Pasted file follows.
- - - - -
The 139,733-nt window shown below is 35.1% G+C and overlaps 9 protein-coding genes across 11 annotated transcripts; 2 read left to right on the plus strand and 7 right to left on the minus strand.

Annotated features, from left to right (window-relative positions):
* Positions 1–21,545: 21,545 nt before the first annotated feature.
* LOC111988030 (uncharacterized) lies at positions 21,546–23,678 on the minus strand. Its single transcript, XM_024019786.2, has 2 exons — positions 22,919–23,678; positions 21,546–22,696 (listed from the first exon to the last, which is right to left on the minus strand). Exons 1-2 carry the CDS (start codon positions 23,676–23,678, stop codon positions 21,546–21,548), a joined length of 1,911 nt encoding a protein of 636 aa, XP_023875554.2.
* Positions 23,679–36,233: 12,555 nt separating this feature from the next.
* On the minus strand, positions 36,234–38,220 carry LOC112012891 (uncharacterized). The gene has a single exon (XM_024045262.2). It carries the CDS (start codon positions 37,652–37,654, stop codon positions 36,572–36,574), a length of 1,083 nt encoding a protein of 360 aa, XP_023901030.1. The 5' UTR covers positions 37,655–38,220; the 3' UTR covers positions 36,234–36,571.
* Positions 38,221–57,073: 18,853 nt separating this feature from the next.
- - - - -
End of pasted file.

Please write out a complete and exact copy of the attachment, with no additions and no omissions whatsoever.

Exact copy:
The 139,733-nt window shown below is 35.1% G+C and overlaps 9 protein-coding genes across 11 annotated transcripts; 2 read left to right on the plus strand and 7 right to left on the minus strand.

Annotated features, from left to right (window-relative positions):
* Positions 1–21,545: 21,545 nt before the first annotated feature.
* LOC111988030 (uncharacterized) lies at positions 21,546–23,678 on the minus strand. Its single transcript, XM_024019786.2, has 2 exons — positions 22,919–23,678; positions 21,546–22,696 (listed from the first exon to the last, which is right to left on the minus strand). Exons 1-2 carry the CDS (start codon positions 23,676–23,678, stop codon positions 21,546–21,548), a joined length of 1,911 nt encoding a protein of 636 aa, XP_023875554.2.
* Positions 23,679–36,233: 12,555 nt separating this feature from the next.
* On the minus strand, positions 36,234–38,220 carry LOC112012891 (uncharacterized). The gene has a single exon (XM_024045262.2). It carries the CDS (start codon positions 37,652–37,654, stop codon positions 36,572–36,574), a length of 1,083 nt encoding a protein of 360 aa, XP_023901030.1. The 5' UTR covers positions 37,655–38,220; the 3' UTR covers positions 36,234–36,571.
* Positions 38,221–57,073: 18,853 nt separating this feature from the next.